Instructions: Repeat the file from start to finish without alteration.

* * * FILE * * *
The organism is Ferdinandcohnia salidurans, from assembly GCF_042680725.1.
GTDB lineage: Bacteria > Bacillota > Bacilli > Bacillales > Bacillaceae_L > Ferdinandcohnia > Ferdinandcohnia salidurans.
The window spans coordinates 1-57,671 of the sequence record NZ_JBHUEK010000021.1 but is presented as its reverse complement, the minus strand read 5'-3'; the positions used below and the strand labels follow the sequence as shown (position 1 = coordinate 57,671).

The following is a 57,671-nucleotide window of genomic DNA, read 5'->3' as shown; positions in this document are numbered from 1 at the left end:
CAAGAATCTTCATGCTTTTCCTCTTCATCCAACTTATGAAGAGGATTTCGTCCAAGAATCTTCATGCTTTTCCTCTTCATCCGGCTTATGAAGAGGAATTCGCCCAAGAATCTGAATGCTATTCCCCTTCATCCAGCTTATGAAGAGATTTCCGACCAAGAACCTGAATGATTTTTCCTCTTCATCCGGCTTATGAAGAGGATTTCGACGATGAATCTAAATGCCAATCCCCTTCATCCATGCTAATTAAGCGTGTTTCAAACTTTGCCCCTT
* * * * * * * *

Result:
The organism is Ferdinandcohnia salidurans, from assembly GCF_042680725.1.
GTDB lineage: Bacteria > Bacillota > Bacilli > Bacillales > Bacillaceae_L > Ferdinandcohnia > Ferdinandcohnia salidurans.
The window spans coordinates 1-57,671 of the sequence record NZ_JBHUEK010000021.1 but is presented as its reverse complement, the minus strand read 5'-3'; the positions used below and the strand labels follow the sequence as shown (position 1 = coordinate 57,671).

The following is a 57,671-nucleotide window of genomic DNA, read 5'->3' as shown; positions in this document are numbered from 1 at the left end:
CAAGAATCTTCATGCTTTTCCTCTTCATCCAACTTATGAAGAGGATTTCGTCCAAGAATCTTCATGCTTTTCCTCTTCATCCGGCTTATGAAGAGGAATTCGCCCAAGAATCTGAATGCTATTCCCCTTCATCCAGCTTATGAAGAGATTTCCGACCAAGAACCTGAATGATTTTTCCTCTTCATCCGGCTTATGAAGAGGATTTCGACGATGAATCTAAATGCCAATCCCCTTCATCCATGCTAATTAAGCGTGTTTCAAACTTTGCCCCTT